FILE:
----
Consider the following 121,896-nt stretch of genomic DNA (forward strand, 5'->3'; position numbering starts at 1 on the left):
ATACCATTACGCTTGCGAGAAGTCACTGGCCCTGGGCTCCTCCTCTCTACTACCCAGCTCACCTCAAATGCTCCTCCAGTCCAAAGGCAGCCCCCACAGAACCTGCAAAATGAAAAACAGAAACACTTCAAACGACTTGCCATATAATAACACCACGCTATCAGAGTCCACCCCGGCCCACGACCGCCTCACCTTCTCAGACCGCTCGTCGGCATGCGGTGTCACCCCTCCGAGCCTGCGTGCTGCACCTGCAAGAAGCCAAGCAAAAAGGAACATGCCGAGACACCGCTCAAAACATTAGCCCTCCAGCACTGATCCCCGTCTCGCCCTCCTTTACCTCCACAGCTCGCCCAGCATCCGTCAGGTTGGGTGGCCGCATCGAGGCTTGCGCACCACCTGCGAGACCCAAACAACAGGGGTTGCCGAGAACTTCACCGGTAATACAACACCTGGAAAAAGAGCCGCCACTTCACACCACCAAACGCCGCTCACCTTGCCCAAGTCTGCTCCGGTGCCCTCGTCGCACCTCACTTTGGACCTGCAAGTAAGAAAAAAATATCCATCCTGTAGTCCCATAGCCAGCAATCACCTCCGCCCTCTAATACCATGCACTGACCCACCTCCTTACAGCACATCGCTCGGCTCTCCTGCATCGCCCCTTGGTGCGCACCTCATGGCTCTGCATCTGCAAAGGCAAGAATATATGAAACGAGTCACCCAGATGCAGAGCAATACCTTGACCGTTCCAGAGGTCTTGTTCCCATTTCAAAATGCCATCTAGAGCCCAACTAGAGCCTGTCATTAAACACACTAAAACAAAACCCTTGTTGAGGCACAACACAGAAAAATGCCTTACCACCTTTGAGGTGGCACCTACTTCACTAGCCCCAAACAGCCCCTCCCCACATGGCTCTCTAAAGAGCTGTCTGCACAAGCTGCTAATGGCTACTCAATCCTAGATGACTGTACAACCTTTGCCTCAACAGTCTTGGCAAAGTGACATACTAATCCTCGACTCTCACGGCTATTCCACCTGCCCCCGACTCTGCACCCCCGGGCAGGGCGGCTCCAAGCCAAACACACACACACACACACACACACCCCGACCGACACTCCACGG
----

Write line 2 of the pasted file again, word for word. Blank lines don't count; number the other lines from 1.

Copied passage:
ATACCATTACGCTTGCGAGAAGTCACTGGCCCTGGGCTCCTCCTCTCTACTACCCAGCTCACCTCAAATGCTCCTCCAGTCCAAAGGCAGCCCCCACAGAACCTGCAAAATGAAAAACAGAAACACTTCAAACGACTTGCCATATAATAACACCACGCTATCAGAGTCCACCCCGGCCCACGACCGCCTCACCTTCTCAGACCGCTCGTCGGCATGCGGTGTCACCCCTCCGAGCCTGCGTGCTGCACCTGCAAGAAGCCAAGCAAAAAGGAACATGCCGAGACACCGCTCAAAACATTAGCCCTCCAGCACTGATCCCCGTCTCGCCCTCCTTTACCTCCACAGCTCGCCCAGCATCCGTCAGGTTGGGTGGCCGCATCGAGGCTTGCGCACCACCTGCGAGACCCAAACAACAGGGGTTGCCGAGAACTTCACCGGTAATACAACACCTGGAAAAAGAGCCGCCACTTCACACCACCAAACGCCGCTCACCTTGCCCAAGTCTGCTCCGGTGCCCTCGTCGCACCTCACTTTGGACCTGCAAGTAAGAAAAAAATATCCATCCTGTAGTCCCATAGCCAGCAATCACCTCCGCCCTCTAATACCATGCACTGACCCACCTCCTTACAGCACATCGCTCGGCTCTCCTGCATCGCCCCTTGGTGCGCACCTCATGGCTCTGCATCTGCAAAGGCAAGAATATATGAAACGAGTCACCCAGATGCAGAGCAATACCTTGACCGTTCCAGAGGTCTTGTTCCCATTTCAAAATGCCATCTAGAGCCCAACTAGAGCCTGTCATTAAACACACTAAAACAAAACCCTTGTTGAGGCACAACACAGAAAAATGCCTTACCACCTTTGAGGTGGCACCTACTTCACTAGCCCCAAACAGCCCCTCCCCACATGGCTCTCTAAAGAGCTGTCTGCACAAGCTGCTAATGGCTACTCAATCCTAGATGACTGTACAACCTTTGCCTCAACAGTCTTGGCAAAGTGACATACTAATCCTCGACTCTCACGGCTATTCCACCTGCCCCCGACTCTGCACCCCCGGGCAGGGCGGCTCCAAGCCAAACACACACACACACACACACACACCCCGACCGACACTCCACGG